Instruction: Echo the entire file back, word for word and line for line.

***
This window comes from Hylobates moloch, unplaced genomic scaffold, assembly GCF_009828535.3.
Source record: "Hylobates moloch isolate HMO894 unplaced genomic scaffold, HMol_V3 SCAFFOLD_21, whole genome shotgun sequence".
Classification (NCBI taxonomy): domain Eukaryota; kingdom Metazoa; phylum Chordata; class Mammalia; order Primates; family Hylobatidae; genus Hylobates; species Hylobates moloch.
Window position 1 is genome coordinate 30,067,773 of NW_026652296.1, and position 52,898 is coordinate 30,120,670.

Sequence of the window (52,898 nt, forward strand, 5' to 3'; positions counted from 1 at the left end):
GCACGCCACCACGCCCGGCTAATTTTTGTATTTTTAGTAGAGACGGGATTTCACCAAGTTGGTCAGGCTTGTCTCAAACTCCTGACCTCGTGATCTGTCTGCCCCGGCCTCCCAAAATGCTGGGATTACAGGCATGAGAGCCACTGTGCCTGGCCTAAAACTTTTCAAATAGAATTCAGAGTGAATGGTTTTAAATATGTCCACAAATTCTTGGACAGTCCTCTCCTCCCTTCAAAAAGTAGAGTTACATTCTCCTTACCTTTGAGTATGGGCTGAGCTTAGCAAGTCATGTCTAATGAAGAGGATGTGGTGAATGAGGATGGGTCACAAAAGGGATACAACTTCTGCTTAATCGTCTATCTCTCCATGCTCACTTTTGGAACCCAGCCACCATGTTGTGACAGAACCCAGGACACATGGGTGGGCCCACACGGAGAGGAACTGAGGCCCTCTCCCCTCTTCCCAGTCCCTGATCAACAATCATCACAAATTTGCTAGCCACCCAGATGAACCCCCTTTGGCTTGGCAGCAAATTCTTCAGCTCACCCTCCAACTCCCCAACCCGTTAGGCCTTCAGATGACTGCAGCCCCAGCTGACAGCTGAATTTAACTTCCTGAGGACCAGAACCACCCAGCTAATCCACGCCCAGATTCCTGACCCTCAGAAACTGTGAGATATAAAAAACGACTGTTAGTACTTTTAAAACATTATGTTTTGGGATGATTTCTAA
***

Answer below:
This window comes from Hylobates moloch, unplaced genomic scaffold, assembly GCF_009828535.3.
Source record: "Hylobates moloch isolate HMO894 unplaced genomic scaffold, HMol_V3 SCAFFOLD_21, whole genome shotgun sequence".
Classification (NCBI taxonomy): domain Eukaryota; kingdom Metazoa; phylum Chordata; class Mammalia; order Primates; family Hylobatidae; genus Hylobates; species Hylobates moloch.
Window position 1 is genome coordinate 30,067,773 of NW_026652296.1, and position 52,898 is coordinate 30,120,670.

Sequence of the window (52,898 nt, forward strand, 5' to 3'; positions counted from 1 at the left end):
GCACGCCACCACGCCCGGCTAATTTTTGTATTTTTAGTAGAGACGGGATTTCACCAAGTTGGTCAGGCTTGTCTCAAACTCCTGACCTCGTGATCTGTCTGCCCCGGCCTCCCAAAATGCTGGGATTACAGGCATGAGAGCCACTGTGCCTGGCCTAAAACTTTTCAAATAGAATTCAGAGTGAATGGTTTTAAATATGTCCACAAATTCTTGGACAGTCCTCTCCTCCCTTCAAAAAGTAGAGTTACATTCTCCTTACCTTTGAGTATGGGCTGAGCTTAGCAAGTCATGTCTAATGAAGAGGATGTGGTGAATGAGGATGGGTCACAAAAGGGATACAACTTCTGCTTAATCGTCTATCTCTCCATGCTCACTTTTGGAACCCAGCCACCATGTTGTGACAGAACCCAGGACACATGGGTGGGCCCACACGGAGAGGAACTGAGGCCCTCTCCCCTCTTCCCAGTCCCTGATCAACAATCATCACAAATTTGCTAGCCACCCAGATGAACCCCCTTTGGCTTGGCAGCAAATTCTTCAGCTCACCCTCCAACTCCCCAACCCGTTAGGCCTTCAGATGACTGCAGCCCCAGCTGACAGCTGAATTTAACTTCCTGAGGACCAGAACCACCCAGCTAATCCACGCCCAGATTCCTGACCCTCAGAAACTGTGAGATATAAAAAACGACTGTTAGTACTTTTAAAACATTATGTTTTGGGATGATTTCTAA